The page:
Emily Clarkson is dishing out the sage advice for one couple on the question of to snip or not to snip (Picture: Getty / metro.co.uk
Dear Em, Is it right to ask my husband for a vasectomy after four children? He’s against it…
Yes it’s absolutely right to ask your husband for this, but unfortunately that doesn’t mean he will say yes.
I’d counter though that it’s also right for you to try and persuade him if it’s important to you. And if I were you, this is how I would do it:
Since my first painful and alarming period started when I was a teenager, I have been burdened with the responsibility of my fertility. Conception has fallen to me throughout my life because the stakes have always been higher for me, so I’ve taken pills that have altered my entire biology, causing side effects ranging from acne to depression, I’ve had corkscrew-type devices shoved into my uterus and had to be the condom police for every sexual encounter I’ve had. Because I knew if I didn’t, I’d run the risk of having to take charge of another life, in my body for nine months and in my heart forever. And now I’ve had four children, each a beautiful miracle which has taken a physically and mentally exhausting toll on my body, and I simply cannot do this again. You, dear husband, can stop all of this. The discomfort, yes, but critically, the responsibility. Please, let us share this burden. I’ve carried it alone for too long and it’s weighed heavy on me. With your big strong manly arms that won’t be any less masculine after this is done, could you please pick this up and take it straight to the clinic, where you can have a painless and reversible procedure that will make my life so much better.
Or something like that. Not easy to argue with when it’s all put in front of him like that, so fingers crossed it works.
Q: My bestie is getting married next June, and I am so excited for her, but she is inviting a girl that deeply hurt me about 10 years ago. How do I deal with going to the same hen party and then the wedding? If anything, I just want to find a reason to be too busy for both the hen and the wedding, but it is my best friend. I should be there. And yes, I have spoken with my friend, and she knows my feelings but said she still wants the other girl there.
I heard it said once, and it’s something I live by: ‘Resentment is like taking poison and waiting for the other person to die’, so while I’m really sorry for you that you were hurt in the first place, and that your friend hasn’t taken the magnitude of that pain into consideration when finalising her guestlists, I’m also acutely aware that by not going to her hen, or even her wedding, it will be you that hurts the most.
Metro’s agony aunt to the rescue (Picture: Natasha Pszenicki)
I’m absolutely not saying that you have to forgive this girl if you don’t want to, but I think it’s worth having a think about how much power you want to give her. In not going to these events, you’re giving her even more power, to hurt you and isolate you and get between you and your best friend. You’re letting what happened then dictate what you do now. And whilst that pain still exists, you don’t want to let that inflict fresh pain now.
So, I think you ought to go. Honestly without a second thought for this woman, go and celebrate your best friend, surrounded by the people that love you both. Ignore her if you want but be cordial if you can.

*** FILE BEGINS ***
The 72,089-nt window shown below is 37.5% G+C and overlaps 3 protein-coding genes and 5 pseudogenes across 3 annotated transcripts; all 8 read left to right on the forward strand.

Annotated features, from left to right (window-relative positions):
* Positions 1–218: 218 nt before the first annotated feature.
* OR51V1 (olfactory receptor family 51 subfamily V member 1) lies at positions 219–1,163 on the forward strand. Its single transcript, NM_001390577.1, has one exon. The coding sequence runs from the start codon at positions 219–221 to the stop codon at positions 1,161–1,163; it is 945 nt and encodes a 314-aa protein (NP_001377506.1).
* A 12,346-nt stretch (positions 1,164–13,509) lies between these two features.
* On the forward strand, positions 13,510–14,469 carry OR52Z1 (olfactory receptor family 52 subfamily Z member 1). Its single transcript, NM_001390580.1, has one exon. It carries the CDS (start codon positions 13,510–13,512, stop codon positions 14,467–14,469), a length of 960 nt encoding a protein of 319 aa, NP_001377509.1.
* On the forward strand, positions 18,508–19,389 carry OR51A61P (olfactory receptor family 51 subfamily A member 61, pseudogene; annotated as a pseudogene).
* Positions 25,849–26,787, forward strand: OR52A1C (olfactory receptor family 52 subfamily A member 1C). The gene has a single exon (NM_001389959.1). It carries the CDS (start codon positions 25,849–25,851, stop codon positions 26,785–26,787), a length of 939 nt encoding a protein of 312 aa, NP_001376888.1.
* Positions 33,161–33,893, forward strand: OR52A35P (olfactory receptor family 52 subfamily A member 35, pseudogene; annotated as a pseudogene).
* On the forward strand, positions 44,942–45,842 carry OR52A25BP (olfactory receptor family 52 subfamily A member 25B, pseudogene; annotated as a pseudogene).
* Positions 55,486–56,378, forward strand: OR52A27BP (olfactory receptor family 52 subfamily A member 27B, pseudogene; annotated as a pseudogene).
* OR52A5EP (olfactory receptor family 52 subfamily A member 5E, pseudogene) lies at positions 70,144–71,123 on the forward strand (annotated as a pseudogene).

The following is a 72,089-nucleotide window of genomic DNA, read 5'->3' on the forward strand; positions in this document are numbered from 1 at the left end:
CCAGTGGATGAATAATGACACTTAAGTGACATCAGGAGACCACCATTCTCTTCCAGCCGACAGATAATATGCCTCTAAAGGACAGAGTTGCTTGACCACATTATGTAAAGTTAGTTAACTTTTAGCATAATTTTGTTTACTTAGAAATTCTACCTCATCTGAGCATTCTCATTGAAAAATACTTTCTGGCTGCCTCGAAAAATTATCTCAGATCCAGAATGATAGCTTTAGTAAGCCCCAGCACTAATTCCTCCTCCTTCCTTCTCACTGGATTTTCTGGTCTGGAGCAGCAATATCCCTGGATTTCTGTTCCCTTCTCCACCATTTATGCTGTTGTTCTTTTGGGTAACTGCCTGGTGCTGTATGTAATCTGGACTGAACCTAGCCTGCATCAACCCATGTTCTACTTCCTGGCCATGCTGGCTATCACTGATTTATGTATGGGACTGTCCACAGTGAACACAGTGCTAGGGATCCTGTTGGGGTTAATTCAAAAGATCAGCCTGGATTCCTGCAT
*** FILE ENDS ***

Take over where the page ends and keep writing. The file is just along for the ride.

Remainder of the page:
You never have to forgive her and that’s where your power lies. Not in hiding from her for the rest of your lives. You deserve to be there and to have fun, and you CAN do this.
Q: How to broach with my friend that I think she’s unhealthily obsessed with her boyfriend?
I’ve been thinking about this a lot for the last couple of days since I first read it and honestly, I’ve been around the houses with it. I asked my husband what he thought (his advice was terrible), and then one of my friends, and thankfully her advice was better.
Ask Em Clarkson: Your questions answered
Em Clarkson is here to solve all your problems.
Well, sort of.
As Metro’s agony aunt the influencer, author and content creator (busy much?) is primed and ready to be a sympathetic ear, an oracle of wisdom or, quite simply, a stand-in for that girl in the nightclub bathroom you share your thoughts and dreams with while waiting in line.
While she stresses she’s no alternative for therapy, Em is keen to talk through any quandary.
We basically concluded that yes you tell her, but incredibly gently. I think you need to manage your expectations because this isn’t the kind of news you take well, whether or not you are actually obsessed with your boyfriend. I think the less you make it about him, the better.
Focus all of your commentary on her and her behaviour, tell her you love her and that you’re worried about her, because you feel that she is giving up a lot of herself for him, and it shouldn’t be like that.
Tell her that you feel she’s prioritising him over everything and it’s hurtful as your friend. That way you can have the conversation about the relationship under the guise of talking about your friendship which might help her to feel less attacked.
Bring receipts, and examples, and reiterate that you love her and stress the fact that if she’s happy, you’re happy and tell her that you hope that you are wrong.
Ultimately, you’re not expecting this one conversation to be a lightbulb moment for her, what you’re doing here is planting a seed in a way that means you can still be there for her by the time it flowers.
Want to ask Em Clarkson a question?
With nearly 300,000 followers on Instagram and a reputation as one of the more honest influencers out there, Em is often asked for advice in her DMs. Now, she wants to do the same in Metro, as our newest columnist.
No topic is off limits. So if you’ve a question for her agony aunt series, email [email protected].
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